HealthDay News — Sleep duration and sleep disturbance are associated with cardiometabolic disease, study data published in the Journal of Sleep Research indicate.
Michael A. Grandner, PhD, from the University of Pennsylvania in Philadelphia, and colleagues analyzed data from 138,201 adults, who participated in the 2006 Behavioral Risk Factor Surveillance System, to assess the association of self-reported sleep symptoms with cardiometabolic health issues, including myocardial infarction, stroke, coronary artery disease, diabetes and obesity.
After adjusting for demographic, socioeconomic and health risk factors, the researchers found that sleep duration correlated significantly with obesity (odds ratio=1.18), diabetes (OR=1.18), myocardial infarction (OR=1.36), stroke (OR=1.22) and coronary artery disease (OR=1.59). After fully adjusting for potential confounding variables including physical health, significant associations remained for obesity (OR=1.14), myocardial infarction (OR=1.23), and coronary artery disease (OR=1.43).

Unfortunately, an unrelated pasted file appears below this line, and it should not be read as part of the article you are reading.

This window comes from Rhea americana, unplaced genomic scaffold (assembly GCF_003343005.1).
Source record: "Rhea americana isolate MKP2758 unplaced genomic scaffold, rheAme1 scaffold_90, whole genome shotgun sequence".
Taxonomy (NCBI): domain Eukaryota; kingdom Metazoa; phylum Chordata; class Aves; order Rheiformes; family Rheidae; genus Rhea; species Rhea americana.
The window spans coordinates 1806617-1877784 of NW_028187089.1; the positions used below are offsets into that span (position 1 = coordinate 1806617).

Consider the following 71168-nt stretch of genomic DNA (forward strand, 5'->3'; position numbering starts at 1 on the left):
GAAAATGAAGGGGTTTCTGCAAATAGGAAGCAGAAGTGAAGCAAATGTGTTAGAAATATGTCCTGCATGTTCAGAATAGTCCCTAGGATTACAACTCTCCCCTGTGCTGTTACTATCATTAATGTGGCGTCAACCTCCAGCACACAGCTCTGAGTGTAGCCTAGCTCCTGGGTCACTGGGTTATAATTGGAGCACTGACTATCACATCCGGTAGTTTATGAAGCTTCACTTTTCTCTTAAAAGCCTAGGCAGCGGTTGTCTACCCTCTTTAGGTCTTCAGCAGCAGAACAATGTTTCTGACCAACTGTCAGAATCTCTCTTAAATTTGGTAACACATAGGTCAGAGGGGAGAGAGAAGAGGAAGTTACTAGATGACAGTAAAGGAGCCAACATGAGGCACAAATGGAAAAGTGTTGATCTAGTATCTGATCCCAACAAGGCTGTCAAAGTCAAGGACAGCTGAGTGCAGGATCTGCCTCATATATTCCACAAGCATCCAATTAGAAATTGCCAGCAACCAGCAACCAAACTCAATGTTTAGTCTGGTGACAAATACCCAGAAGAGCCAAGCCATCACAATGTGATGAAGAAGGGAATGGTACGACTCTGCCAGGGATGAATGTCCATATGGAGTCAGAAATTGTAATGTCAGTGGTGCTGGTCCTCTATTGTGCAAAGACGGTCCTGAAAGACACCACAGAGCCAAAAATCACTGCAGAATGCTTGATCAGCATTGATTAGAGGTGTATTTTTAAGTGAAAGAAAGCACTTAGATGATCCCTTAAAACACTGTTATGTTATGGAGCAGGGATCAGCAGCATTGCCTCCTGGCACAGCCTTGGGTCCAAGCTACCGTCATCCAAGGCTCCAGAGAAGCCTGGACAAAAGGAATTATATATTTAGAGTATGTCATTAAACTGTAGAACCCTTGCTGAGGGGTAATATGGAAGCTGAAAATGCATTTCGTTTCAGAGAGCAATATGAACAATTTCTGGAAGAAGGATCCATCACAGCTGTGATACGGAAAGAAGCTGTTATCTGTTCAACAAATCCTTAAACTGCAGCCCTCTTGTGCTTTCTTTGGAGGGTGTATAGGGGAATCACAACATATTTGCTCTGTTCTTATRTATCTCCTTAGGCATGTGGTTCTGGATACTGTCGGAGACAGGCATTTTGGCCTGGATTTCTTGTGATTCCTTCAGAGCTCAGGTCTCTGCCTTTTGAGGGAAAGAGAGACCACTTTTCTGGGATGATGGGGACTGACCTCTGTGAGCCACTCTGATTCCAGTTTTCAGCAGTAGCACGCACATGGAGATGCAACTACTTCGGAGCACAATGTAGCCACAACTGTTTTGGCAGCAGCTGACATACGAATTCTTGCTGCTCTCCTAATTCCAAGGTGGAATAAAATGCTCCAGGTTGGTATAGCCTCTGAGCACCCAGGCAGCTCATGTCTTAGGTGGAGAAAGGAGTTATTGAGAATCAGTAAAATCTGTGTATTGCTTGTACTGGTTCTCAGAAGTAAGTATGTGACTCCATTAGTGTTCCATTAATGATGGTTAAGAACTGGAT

Sleep disturbances, such as difficulty falling asleep, difficulty staying asleep and sleeping too much, were significant risk factors for obesity, myocardial infarction, stroke, coronary artery disease and diabetes. Following adjustment, the effects for obesity, myocardial infarction and coronary artery disease were the most robust.
“These data suggest that sleep disturbance may be an important indicator of cardiometabolic disease risk. Future studies are needed to evaluate the temporal relationships among these measures and whether sleep intervention could reduce cardiometabolic consequences,” the researchers wrote.